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Jaco, Bill Dickens, Marcus, or Wooten

Discussion in 'Technique [BG]' started by Fire-Starter, Jan 25, 2003.

  1. Fire-Starter


    Aug 11, 2002
    I know all of the above bass players have there own special talents, (and many more players who are not mentioned) if you had to choose one to teach you what-ever it was you wanted to learn, or had questions about, which ONE would it be and why???

    1 Jaco (if he were still alive)

    2 Bill (the budah) Dickens

    3 Marcus Miller

    4 Victor Wooten

    5 who-ever you think is best for you!

    "(if the words IF AND BUT were candy and nuts,
    we could all have a merry christmas!":p
  2. BassWizard55

    BassWizard55 Guest

    Dec 21, 2002
    Rome, Ga
    Probably vic, because he seems to be an all-around great musician. Mabye Marcus though.
  3. Wrong Robot

    Wrong Robot Guest

    Apr 8, 2002
    Jaco....mainly because I believe that though he was erratic and bizzare he still had the most indefatigable passion for music and bass, that I feel I could probably learn more from him than anyone else.
    Although Victor would be my second choice because he definatly has some great ideas and he is a brilliant player.

    Your list is a little bias as vic,marcus and buddha are all known for their slap tech. wheras jaco is known for never having endorsed slap.
  4. Fire-Starter


    Aug 11, 2002

    Your list is a little bias as vic,marcus and buddha are all known for their slap tech. wheras jaco is known for never having endorsed slap.

    You bring up a very interesting point, I have had the chance to see Bill Dickens at the local G/C, and I can tell you that he plays fingers style as awsome as he slaps, I never have seen Marcus, or Vic, but from hearing there music and seeing them on a video etc, these guys are not lacking in the finger style department one bit. It is interesting that even though these guys are well rounded bass players, they are usually mentioned in the same sentence as SLAP BASS. As for Joco, they way he played the bass, I am sure if he wanted to be known for slapp he could have, ON A FRETLESS! OH YEAH!! I do wonder if Joco was still around, if he would have migrated to a five or six,seven string as his main ax? :confused:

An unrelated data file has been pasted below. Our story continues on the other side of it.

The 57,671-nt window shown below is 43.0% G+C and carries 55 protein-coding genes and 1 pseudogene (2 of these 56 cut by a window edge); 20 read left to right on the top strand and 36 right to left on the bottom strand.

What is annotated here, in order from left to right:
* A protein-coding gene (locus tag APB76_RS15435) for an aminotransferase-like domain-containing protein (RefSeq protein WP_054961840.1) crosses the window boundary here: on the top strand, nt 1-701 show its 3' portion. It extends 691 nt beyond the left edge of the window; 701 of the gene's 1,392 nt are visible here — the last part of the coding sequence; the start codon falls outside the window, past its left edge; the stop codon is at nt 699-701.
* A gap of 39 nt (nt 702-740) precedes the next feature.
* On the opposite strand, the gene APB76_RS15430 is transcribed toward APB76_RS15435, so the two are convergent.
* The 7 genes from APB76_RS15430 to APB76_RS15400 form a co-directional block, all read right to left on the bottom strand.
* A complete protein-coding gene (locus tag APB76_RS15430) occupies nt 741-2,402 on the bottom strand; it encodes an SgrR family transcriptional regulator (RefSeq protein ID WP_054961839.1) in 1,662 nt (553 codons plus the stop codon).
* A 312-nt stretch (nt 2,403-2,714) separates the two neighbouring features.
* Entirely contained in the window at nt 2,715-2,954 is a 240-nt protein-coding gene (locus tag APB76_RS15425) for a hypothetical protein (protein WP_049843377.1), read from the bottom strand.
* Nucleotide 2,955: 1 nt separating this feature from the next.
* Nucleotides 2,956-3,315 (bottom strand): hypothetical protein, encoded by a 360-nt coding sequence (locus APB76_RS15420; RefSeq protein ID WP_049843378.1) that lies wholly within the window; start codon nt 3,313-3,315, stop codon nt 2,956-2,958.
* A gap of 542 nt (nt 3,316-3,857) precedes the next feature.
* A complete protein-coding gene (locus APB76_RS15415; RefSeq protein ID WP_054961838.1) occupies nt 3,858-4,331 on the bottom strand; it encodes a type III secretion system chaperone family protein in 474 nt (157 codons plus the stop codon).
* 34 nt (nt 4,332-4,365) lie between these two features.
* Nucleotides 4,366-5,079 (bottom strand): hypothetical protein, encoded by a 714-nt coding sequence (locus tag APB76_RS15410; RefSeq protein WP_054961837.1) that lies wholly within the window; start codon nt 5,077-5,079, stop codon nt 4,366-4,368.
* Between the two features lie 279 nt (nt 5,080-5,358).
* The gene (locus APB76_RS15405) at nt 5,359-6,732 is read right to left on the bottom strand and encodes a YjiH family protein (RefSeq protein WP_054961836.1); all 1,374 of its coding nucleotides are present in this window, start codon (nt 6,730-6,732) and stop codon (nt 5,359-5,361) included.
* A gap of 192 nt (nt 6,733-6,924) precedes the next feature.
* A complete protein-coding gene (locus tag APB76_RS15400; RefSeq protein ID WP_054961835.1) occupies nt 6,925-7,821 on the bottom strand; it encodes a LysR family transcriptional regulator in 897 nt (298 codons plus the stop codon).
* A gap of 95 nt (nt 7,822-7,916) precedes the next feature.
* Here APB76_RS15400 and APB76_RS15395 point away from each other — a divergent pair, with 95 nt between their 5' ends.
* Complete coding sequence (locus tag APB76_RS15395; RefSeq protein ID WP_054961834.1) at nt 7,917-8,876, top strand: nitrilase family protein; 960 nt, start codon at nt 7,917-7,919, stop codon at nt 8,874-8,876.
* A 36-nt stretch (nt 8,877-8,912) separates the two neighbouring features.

5. Wrong Robot

    Wrong Robot Guest

    Apr 8, 2002
    I highly doubt jaco would be playing more than 4 strings....5 strings were around when he was(he even owned one) So if he really wanted to play 5s as his main axe then he could have...I'm not sure about 6 strings back then.

    I saw Vic last night and it was the most incredible thing I've ever seen, it was my 4th time seeing him perform but it was the first time I had seen the live in america band(I saw him twice with mike stern and once with the flecktones)....they pulled out ALL the stops, and I mean it, the show was just amazing...super amazing.

    Jaco could slap, he just didn't like to.

    Marcus and buddha and vic are all very well rounded players indeed, but definatly marcus miller is known for his great slap tone and lines, Victor is known for double thump(which involves slap) and Buddha, at least all I know of him is regarded as the fastest slap bass player ever.
  6. Jaco, or maaaaaaaybe Vic.
  7. Lovebown


    Jan 6, 2001
    Jaco and secondhand Marcus Miller... THEY really got/had their **** together and great all around musicians who can play convincingly in diffrent styles.

    Victor and Buddha may be able to groove on some stuff but the stuff I've heard from them in a improvise/jazz playing has been WANKING to make up for lack of ideas. Watched a Bill Dickens solo on the net ... was about 8 minutes long and he kept in interesting for about 30 min... then it was all wankery...

  8. shon


    Nov 27, 2002
    Healdsburg, CA!!

    I saw that show on the 22nd. I agree with you. When he pulled out that LED fodera, my eyes just about bugged out of my face. Lol. WHat a great show that was.

    I'd deffinately have to go with Vic as my teacher, because he isn't just about the slap...He has mad tapping skills. That's where I want to be at the spectrum. Ya know?
  9. moley


    Sep 5, 2002
    Hampshire, UK
    To be honest, of those four, the only one I can say I'm familiar with is Jaco.

    But - I play fretless, and I'm not a fan of slapping, so perhaps Marcus Miller & Vic wouldn't be the ones to choose.
  10. Bruce Lindfield

    Bruce Lindfield Unprofessional TalkBass Contributor Gold Supporting Member In Memoriam